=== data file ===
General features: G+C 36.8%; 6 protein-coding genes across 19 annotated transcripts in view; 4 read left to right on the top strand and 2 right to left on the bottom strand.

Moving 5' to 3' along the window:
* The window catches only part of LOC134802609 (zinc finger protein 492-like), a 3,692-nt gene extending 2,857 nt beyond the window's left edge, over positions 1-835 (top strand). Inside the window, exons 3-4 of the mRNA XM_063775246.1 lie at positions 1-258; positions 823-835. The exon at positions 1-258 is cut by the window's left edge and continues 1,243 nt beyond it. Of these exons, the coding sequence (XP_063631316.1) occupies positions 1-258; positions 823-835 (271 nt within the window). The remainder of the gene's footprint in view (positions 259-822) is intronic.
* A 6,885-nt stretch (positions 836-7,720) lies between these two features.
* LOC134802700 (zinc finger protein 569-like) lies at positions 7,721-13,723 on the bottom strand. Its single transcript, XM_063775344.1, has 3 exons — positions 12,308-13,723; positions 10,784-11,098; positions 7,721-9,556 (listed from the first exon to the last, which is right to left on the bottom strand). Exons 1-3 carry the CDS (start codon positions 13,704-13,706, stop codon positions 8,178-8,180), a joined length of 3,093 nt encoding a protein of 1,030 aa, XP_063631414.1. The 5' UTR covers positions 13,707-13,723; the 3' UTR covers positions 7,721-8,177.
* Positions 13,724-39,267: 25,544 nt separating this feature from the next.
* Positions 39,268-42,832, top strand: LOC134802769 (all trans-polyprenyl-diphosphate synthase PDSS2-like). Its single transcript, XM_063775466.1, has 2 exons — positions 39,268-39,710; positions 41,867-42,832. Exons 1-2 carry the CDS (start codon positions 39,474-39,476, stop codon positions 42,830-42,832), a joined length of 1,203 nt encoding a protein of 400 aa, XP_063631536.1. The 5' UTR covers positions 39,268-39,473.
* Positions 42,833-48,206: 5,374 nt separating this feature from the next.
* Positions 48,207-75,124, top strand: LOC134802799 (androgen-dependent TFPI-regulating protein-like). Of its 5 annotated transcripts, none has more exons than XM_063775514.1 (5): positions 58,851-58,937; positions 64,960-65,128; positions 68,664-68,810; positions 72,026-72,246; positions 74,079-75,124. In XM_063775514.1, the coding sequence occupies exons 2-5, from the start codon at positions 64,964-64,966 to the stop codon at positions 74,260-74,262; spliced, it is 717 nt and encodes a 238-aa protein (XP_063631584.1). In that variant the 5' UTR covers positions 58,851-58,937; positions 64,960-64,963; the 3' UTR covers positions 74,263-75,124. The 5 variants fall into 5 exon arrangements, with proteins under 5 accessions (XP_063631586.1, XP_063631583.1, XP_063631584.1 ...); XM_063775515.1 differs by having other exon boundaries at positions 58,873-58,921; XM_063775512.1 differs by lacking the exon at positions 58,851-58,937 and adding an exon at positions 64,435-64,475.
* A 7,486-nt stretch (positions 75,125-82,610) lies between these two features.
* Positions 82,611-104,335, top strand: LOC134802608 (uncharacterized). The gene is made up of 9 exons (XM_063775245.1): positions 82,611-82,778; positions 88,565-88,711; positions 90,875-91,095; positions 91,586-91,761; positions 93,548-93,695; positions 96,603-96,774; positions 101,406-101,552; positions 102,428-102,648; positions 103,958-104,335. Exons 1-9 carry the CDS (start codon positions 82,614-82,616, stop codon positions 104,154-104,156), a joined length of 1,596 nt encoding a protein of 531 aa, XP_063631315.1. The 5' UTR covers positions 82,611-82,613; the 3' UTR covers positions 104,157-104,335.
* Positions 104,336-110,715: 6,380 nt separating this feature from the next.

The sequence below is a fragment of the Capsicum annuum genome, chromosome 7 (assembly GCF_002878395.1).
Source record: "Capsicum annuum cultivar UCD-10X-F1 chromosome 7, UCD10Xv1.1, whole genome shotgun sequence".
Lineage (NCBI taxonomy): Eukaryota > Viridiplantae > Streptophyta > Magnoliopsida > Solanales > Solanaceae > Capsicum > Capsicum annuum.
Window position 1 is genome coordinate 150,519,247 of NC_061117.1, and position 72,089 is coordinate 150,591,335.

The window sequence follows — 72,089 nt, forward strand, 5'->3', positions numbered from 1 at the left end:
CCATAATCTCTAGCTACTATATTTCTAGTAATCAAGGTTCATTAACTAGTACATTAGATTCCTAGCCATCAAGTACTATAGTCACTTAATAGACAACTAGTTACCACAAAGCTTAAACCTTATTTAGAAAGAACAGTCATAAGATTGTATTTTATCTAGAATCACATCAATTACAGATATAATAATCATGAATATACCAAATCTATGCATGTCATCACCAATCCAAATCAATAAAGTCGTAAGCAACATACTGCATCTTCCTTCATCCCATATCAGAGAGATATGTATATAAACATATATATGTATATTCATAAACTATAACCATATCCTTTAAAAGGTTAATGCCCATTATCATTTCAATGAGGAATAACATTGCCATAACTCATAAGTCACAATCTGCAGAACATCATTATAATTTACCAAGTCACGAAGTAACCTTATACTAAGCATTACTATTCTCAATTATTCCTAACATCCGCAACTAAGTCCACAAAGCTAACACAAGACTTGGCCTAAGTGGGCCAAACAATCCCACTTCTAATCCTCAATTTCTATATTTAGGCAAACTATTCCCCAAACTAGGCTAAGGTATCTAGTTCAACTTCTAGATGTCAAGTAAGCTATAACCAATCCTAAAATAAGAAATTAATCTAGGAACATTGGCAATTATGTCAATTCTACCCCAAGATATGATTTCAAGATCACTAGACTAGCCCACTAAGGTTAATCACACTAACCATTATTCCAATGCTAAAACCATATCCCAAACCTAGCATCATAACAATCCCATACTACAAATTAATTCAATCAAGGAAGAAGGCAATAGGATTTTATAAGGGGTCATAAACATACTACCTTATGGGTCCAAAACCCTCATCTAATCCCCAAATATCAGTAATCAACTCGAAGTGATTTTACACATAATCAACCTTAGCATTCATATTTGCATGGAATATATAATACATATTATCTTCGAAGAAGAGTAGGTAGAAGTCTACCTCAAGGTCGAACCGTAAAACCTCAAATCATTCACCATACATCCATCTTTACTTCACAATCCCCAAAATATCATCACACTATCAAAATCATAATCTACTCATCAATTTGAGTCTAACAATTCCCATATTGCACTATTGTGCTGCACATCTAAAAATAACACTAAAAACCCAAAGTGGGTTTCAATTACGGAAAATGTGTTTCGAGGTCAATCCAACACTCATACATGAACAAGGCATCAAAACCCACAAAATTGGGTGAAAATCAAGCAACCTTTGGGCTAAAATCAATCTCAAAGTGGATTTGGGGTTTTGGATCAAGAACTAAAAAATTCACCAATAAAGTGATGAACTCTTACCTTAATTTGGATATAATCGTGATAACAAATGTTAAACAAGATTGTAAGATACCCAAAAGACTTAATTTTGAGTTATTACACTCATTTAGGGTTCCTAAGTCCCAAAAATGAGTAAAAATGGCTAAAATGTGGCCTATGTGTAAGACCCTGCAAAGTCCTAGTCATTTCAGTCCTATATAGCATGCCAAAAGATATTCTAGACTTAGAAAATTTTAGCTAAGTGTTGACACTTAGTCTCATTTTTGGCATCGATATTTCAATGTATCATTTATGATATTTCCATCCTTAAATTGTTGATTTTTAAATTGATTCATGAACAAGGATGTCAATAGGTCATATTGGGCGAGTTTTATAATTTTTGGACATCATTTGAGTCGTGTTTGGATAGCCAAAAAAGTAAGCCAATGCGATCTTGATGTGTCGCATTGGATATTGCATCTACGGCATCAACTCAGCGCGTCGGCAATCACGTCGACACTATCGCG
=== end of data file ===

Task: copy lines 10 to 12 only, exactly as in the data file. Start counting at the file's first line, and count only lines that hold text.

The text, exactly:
* A 7,486-nt stretch (positions 75,125-82,610) lies between these two features.
* Positions 82,611-104,335, top strand: LOC134802608 (uncharacterized). The gene is made up of 9 exons (XM_063775245.1): positions 82,611-82,778; positions 88,565-88,711; positions 90,875-91,095; positions 91,586-91,761; positions 93,548-93,695; positions 96,603-96,774; positions 101,406-101,552; positions 102,428-102,648; positions 103,958-104,335. Exons 1-9 carry the CDS (start codon positions 82,614-82,616, stop codon positions 104,154-104,156), a joined length of 1,596 nt encoding a protein of 531 aa, XP_063631315.1. The 5' UTR covers positions 82,611-82,613; the 3' UTR covers positions 104,157-104,335.
* Positions 104,336-110,715: 6,380 nt separating this feature from the next.